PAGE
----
Afflalo ($1.5 million of $12.5 million guaranteed next year) and McLemore (who can be made a restricted free agent next summer) are producing far less. It’s less likely other teams covet them. At least keeping these two guards probably won’t lift the Kings too high in the standings.

Paul Pierce uses two phones at dunk contest, says props shouldn’t be allowed

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Paul Pierce — NBA veteran and emoji enthusiast — used not one but two smartphones to record the action during Saturday night’s underwhelming dunk contest. Why was Pierce doing this? Perhaps he wanted to have an extra copy of it because he doesn’t trust “the cloud”. Or maybe he’s doing some work as a social media manager on the sly. You know, getting a jump on that retirement thing.

Or maybe this is just something that Pierce really likes to do:

Whatever he’s doing, I’m not sure if he looks like a boss or like a goober doing it. I feel this accurately sums up Paul Pierce’s aesthetic.

Meanwhile, after Glenn Robinson III won the 2017 NBA Dunk Contest, Pierce had some thoughts that he expressed via Twitter.

Pierce may have a point. Jeremy Evans dunking over a painting of himself in 2013 immediately felt pretty ridiculous. But eliminating props entirely? I’m not so sure about that. How would they sell Kias then?

DeMarcus Cousins projects to miss out on at least $29.87 million due to trade

NEW ORLEANS, LA - FEBRUARY 17:  DeMarcus Cousins #15 of the Sacramento Kings speaks with the media during media availability for the 2017 NBA All-Star Game at The Ritz-Carlton New Orleans on February 17, 2017 in New Orleans, Louisiana.  (Photo by Ronald Martinez/Getty Images)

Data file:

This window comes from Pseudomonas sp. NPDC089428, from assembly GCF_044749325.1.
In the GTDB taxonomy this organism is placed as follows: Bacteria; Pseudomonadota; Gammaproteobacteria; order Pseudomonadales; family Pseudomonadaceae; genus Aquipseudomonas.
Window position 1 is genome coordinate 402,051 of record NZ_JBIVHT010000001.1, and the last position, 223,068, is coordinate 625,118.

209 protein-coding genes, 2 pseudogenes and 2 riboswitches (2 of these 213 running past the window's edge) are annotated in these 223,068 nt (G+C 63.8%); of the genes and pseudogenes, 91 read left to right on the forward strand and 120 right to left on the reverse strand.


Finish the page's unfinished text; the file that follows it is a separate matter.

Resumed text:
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DeMarcus Cousins was all smiles the moment he appeared to find out about his trade, or at least trade rumors of going, from the Kings to the Pelicans.

But once he examines the deal closer, he might not like every aspect.

Cousins stands to miss out on a lot of money — about $30 million or more — due to this trade.

Because he made All-NBA teams the last two seasons, he was eligible to sign a designated-veteran-player contract extension this summer. As a matter of fact, he reportedly planned to do just that with Sacramento reportedly planning to offer it. That extension projected to be worth $209,090,000 over five years ($41,818,000 annually).

But, once officially dealt, Cousins will no longer be eligible for that super-max extension. It’s reserved for players still with their original team or who changed teams only via trade during their first four years.

This is Cousins’ seventh season, dropping his max starting salary in 2018 from 35% of the salary cap as a designated veteran player to 30%. That projects to be $179,220,000 over five years ($35,844,000 annually) if he re-signs.

It’d be even less if he leaves New Orleans, a projected $132,870,000 over four years ($33,217,500 annually).

Notice how small that difference is now between his incumbent team and other suitors. By rule, the Pelicans won’t hold nearly the same advantage in keeping him as the Kings would have. In other words, New Orleans faces greater risk of Cousins walking.

And there’s no guarantee Cousins gets the max. You saw how little the Pelicans traded for him. That speaks to his value around the league.

Just over a month ago, Cousins appeared content to take $209 million or so and stay in Sacramento. Now, his financial future is far more uncertain. But this much we know: His max possible salary on his next contract just got lowered.

Is this the moment DeMarcus Cousins found out he was traded? (video)

NEW ORLEANS, LA - FEBRUARY 18:  DeMarcus Cousins #15 of the Sacramento Kings attends practice for the 2017 NBA All-Star Game at the Mercedes-Benz Superdome on February 18, 2017 in New Orleans, Louisiana.  (Photo by Ronald Martinez/Getty Images)
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NEW ORLEANS — DeMarcus Cousins was set to answer questions after the All-Star game, when a Kings public-relations official said, “All-Star questions first, please. All-Star-game questions.”

“What other questions we got?” Cousins asked, seemingly unaware of his trade to the Pelicans.

The PR person whispered in Cousins’ ear.

“Oh, really?” Cousins asked.

More whispering.

“It’s whatever,” Cousins said.

Then, asked about his All-Star experience, Cousins smiled big and said, “It was amazing, man. I enjoyed the city of New Orleans. I love it here in New Orleans.”